Jeffery’s case is one of these, and on July 21, 2022, nearly six years after his arrest, Judge Stacy M. Allen recommended that the Texas Court of Criminal Appeals reverse Jeffery’s conviction because it resulted from “a pattern of deceit involving fictional drug buys, perjured search warrant affidavits, and false testimony to a jury.… Confidence in the criminal justice system cannot tolerate such behavior.”

Even though Jeffery’s victory is a victory for justice, the fact remains that the system did tolerate Goines and his colleagues for decades. How widespread this type of behavior is remains unclear, but some experts have long asserted that it is ubiquitous, especially in drug enforcement.

Peter Keane, a former San Francisco Police Commissioner and current law professor at Golden Gate University said in 2011 that “One of the dirty little not-so-secret secrets of the criminal justice system is undercover narcotics officers intentionally lying under oath. It is a perversion of the American justice system that strikes directly at the rule of law. Yet it is the routine way of doing business in courtrooms everywhere in America.”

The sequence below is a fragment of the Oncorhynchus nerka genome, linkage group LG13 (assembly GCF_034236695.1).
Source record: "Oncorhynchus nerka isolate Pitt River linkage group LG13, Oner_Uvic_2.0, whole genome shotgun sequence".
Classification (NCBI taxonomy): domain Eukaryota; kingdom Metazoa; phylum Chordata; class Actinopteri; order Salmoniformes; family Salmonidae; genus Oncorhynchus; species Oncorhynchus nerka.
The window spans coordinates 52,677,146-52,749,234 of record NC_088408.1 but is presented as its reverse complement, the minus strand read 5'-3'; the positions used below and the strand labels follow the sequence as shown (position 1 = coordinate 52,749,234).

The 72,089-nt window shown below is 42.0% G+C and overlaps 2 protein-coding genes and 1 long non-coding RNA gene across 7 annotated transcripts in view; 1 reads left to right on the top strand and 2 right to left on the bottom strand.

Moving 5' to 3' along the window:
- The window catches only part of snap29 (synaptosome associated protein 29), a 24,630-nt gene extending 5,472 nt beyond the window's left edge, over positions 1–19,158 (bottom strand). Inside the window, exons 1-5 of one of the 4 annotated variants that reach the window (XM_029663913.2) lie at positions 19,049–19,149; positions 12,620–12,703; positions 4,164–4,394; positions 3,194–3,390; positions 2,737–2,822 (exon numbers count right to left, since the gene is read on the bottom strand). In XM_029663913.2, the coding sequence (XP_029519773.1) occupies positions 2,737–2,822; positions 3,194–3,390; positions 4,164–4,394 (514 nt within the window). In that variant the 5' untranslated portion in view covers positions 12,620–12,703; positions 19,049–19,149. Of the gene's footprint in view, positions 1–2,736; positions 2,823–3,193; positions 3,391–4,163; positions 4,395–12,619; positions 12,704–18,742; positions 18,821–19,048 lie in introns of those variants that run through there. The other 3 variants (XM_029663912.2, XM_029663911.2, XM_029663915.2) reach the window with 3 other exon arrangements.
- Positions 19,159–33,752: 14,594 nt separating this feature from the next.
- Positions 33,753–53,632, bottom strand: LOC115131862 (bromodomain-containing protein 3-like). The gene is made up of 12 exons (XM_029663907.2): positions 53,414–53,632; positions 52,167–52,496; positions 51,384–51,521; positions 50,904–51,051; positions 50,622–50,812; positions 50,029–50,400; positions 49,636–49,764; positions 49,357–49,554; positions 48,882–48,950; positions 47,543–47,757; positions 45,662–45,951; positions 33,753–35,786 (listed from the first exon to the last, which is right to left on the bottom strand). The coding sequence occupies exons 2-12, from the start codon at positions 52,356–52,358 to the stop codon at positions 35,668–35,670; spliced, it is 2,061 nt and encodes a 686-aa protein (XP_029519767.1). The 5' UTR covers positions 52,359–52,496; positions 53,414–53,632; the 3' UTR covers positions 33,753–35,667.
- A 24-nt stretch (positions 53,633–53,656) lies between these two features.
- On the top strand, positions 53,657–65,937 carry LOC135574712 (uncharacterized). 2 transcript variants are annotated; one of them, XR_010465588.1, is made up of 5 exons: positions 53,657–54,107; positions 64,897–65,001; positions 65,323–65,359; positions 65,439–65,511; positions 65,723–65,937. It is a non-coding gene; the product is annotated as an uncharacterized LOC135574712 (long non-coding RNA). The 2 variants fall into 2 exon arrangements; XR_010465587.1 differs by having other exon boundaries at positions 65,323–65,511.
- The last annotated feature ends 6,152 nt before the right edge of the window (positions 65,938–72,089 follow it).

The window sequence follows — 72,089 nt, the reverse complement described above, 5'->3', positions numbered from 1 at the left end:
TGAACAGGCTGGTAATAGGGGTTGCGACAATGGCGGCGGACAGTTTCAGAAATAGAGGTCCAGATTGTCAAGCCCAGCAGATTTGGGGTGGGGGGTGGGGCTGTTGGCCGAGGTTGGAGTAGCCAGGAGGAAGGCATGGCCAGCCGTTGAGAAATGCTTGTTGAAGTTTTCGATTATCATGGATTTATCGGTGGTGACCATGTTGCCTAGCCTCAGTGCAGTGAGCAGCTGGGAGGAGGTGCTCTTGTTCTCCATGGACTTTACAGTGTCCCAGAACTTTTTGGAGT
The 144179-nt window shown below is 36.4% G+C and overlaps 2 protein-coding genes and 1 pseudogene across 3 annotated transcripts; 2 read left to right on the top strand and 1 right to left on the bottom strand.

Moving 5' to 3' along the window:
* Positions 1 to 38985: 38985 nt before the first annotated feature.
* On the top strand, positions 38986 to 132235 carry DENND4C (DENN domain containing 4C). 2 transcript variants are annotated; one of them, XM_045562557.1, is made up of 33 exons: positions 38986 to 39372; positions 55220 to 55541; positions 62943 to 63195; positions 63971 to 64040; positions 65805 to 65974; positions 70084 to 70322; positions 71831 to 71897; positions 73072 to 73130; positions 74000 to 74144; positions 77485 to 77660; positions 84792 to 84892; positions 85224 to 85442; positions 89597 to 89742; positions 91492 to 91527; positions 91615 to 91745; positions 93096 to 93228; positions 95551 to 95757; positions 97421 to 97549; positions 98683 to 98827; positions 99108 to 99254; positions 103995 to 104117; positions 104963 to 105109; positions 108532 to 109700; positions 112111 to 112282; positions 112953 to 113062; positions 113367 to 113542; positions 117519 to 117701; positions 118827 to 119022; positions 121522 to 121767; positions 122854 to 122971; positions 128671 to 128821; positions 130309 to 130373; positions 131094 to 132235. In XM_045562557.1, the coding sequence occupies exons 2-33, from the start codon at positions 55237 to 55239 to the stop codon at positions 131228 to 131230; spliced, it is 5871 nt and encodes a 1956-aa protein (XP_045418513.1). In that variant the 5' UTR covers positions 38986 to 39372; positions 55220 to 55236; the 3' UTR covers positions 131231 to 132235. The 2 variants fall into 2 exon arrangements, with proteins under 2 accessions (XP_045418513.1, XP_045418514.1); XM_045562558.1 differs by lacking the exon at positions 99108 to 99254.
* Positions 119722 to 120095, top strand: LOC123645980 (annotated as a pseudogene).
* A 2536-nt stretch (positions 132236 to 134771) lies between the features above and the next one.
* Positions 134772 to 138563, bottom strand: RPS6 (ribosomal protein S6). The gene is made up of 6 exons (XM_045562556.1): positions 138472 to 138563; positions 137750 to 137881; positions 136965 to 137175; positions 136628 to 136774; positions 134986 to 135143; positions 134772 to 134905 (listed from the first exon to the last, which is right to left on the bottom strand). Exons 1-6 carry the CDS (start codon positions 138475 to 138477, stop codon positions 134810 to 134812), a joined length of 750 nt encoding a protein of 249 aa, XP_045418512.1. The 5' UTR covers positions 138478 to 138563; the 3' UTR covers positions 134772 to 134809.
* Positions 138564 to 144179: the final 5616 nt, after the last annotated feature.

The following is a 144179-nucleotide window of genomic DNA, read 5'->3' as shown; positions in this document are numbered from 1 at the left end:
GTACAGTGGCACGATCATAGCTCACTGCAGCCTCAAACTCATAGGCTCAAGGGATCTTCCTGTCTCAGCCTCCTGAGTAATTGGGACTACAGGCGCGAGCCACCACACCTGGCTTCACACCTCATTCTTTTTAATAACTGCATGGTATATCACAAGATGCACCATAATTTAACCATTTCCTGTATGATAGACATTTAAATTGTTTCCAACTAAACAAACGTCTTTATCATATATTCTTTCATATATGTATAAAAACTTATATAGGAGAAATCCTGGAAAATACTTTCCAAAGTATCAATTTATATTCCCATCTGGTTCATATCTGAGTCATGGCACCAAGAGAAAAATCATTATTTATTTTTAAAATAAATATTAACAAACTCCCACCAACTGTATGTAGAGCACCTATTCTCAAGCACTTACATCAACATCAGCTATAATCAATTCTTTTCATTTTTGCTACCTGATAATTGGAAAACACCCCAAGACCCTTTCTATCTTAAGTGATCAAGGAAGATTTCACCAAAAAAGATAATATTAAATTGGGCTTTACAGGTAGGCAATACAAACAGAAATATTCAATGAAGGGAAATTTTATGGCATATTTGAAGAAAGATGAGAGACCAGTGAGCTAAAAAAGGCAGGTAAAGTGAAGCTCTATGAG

Yet, this reality does not seem to sway jurors who routinely return guilty verdicts based on a single officer’s account of the facts — even though scandals like the one in Houston have surfaced in cities across the U.S., including New York, Los Angeles, and Chicago.

While the nuts and bolts of a typical narcotics case will often rest on the ethical behavior of officers, Jeffery’s case illustrates many points that could improve the system. Mandating that body cams must be on at all times is a critical start, but the unfettered use of unverifiable testimony from confidential informants must be reformed to bring both transparency and accountability into the system. This critical need is exemplified by the results of a local media investigation into “no-knock” warrants obtained by Goines between 2012 and 2016. In all these cases, Goines swore the no-knock warrants were necessary because an informant saw a gun inside, but not a single gun was found in any of these cases.

Without these reforms, people like Frederick Jeffery will continue to suffer when caught in the grip of the criminal justice system, and other citizens will stand in the same jeopardy as the couple who slept peacefully before police broke down their door on Harding Street.